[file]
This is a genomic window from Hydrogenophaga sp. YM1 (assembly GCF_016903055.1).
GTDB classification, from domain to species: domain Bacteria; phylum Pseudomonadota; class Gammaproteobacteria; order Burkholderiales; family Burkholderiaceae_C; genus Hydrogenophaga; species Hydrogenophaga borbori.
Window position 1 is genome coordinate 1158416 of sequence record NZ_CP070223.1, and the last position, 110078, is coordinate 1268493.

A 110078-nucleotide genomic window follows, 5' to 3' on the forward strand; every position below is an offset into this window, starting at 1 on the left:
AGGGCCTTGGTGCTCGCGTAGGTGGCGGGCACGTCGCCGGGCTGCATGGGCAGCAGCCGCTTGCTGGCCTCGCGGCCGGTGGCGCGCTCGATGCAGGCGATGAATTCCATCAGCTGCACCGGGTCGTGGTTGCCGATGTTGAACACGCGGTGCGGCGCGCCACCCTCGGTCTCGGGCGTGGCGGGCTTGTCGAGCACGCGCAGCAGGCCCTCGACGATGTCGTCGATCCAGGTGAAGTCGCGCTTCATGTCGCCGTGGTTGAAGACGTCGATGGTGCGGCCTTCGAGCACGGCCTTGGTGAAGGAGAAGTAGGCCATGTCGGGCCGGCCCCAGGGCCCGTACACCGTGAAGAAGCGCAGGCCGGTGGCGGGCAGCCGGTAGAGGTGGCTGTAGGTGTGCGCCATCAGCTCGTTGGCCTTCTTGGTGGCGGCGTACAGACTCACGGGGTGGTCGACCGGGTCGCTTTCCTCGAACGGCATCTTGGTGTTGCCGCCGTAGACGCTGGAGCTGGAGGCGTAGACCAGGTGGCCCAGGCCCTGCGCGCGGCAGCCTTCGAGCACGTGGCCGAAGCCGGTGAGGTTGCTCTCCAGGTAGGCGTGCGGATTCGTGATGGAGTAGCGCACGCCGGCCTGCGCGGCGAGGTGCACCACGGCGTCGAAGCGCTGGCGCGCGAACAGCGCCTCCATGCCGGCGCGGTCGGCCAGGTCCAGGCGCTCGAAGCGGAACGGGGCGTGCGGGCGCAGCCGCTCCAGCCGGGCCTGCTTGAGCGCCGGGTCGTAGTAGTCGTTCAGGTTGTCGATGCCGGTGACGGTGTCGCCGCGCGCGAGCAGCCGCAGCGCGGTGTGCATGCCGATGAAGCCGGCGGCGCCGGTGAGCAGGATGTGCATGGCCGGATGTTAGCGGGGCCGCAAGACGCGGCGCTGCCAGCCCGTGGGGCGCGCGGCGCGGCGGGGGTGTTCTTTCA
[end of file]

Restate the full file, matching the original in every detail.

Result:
This is a genomic window from Hydrogenophaga sp. YM1 (assembly GCF_016903055.1).
GTDB classification, from domain to species: domain Bacteria; phylum Pseudomonadota; class Gammaproteobacteria; order Burkholderiales; family Burkholderiaceae_C; genus Hydrogenophaga; species Hydrogenophaga borbori.
Window position 1 is genome coordinate 1158416 of sequence record NZ_CP070223.1, and the last position, 110078, is coordinate 1268493.

A 110078-nucleotide genomic window follows, 5' to 3' on the forward strand; every position below is an offset into this window, starting at 1 on the left:
AGGGCCTTGGTGCTCGCGTAGGTGGCGGGCACGTCGCCGGGCTGCATGGGCAGCAGCCGCTTGCTGGCCTCGCGGCCGGTGGCGCGCTCGATGCAGGCGATGAATTCCATCAGCTGCACCGGGTCGTGGTTGCCGATGTTGAACACGCGGTGCGGCGCGCCACCCTCGGTCTCGGGCGTGGCGGGCTTGTCGAGCACGCGCAGCAGGCCCTCGACGATGTCGTCGATCCAGGTGAAGTCGCGCTTCATGTCGCCGTGGTTGAAGACGTCGATGGTGCGGCCTTCGAGCACGGCCTTGGTGAAGGAGAAGTAGGCCATGTCGGGCCGGCCCCAGGGCCCGTACACCGTGAAGAAGCGCAGGCCGGTGGCGGGCAGCCGGTAGAGGTGGCTGTAGGTGTGCGCCATCAGCTCGTTGGCCTTCTTGGTGGCGGCGTACAGACTCACGGGGTGGTCGACCGGGTCGCTTTCCTCGAACGGCATCTTGGTGTTGCCGCCGTAGACGCTGGAGCTGGAGGCGTAGACCAGGTGGCCCAGGCCCTGCGCGCGGCAGCCTTCGAGCACGTGGCCGAAGCCGGTGAGGTTGCTCTCCAGGTAGGCGTGCGGATTCGTGATGGAGTAGCGCACGCCGGCCTGCGCGGCGAGGTGCACCACGGCGTCGAAGCGCTGGCGCGCGAACAGCGCCTCCATGCCGGCGCGGTCGGCCAGGTCCAGGCGCTCGAAGCGGAACGGGGCGTGCGGGCGCAGCCGCTCCAGCCGGGCCTGCTTGAGCGCCGGGTCGTAGTAGTCGTTCAGGTTGTCGATGCCGGTGACGGTGTCGCCGCGCGCGAGCAGCCGCAGCGCGGTGTGCATGCCGATGAAGCCGGCGGCGCCGGTGAGCAGGATGTGCATGGCCGGATGTTAGCGGGGCCGCAAGACGCGGCGCTGCCAGCCCGTGGGGCGCGCGGCGCGGCGGGGGTGTTCTTTCA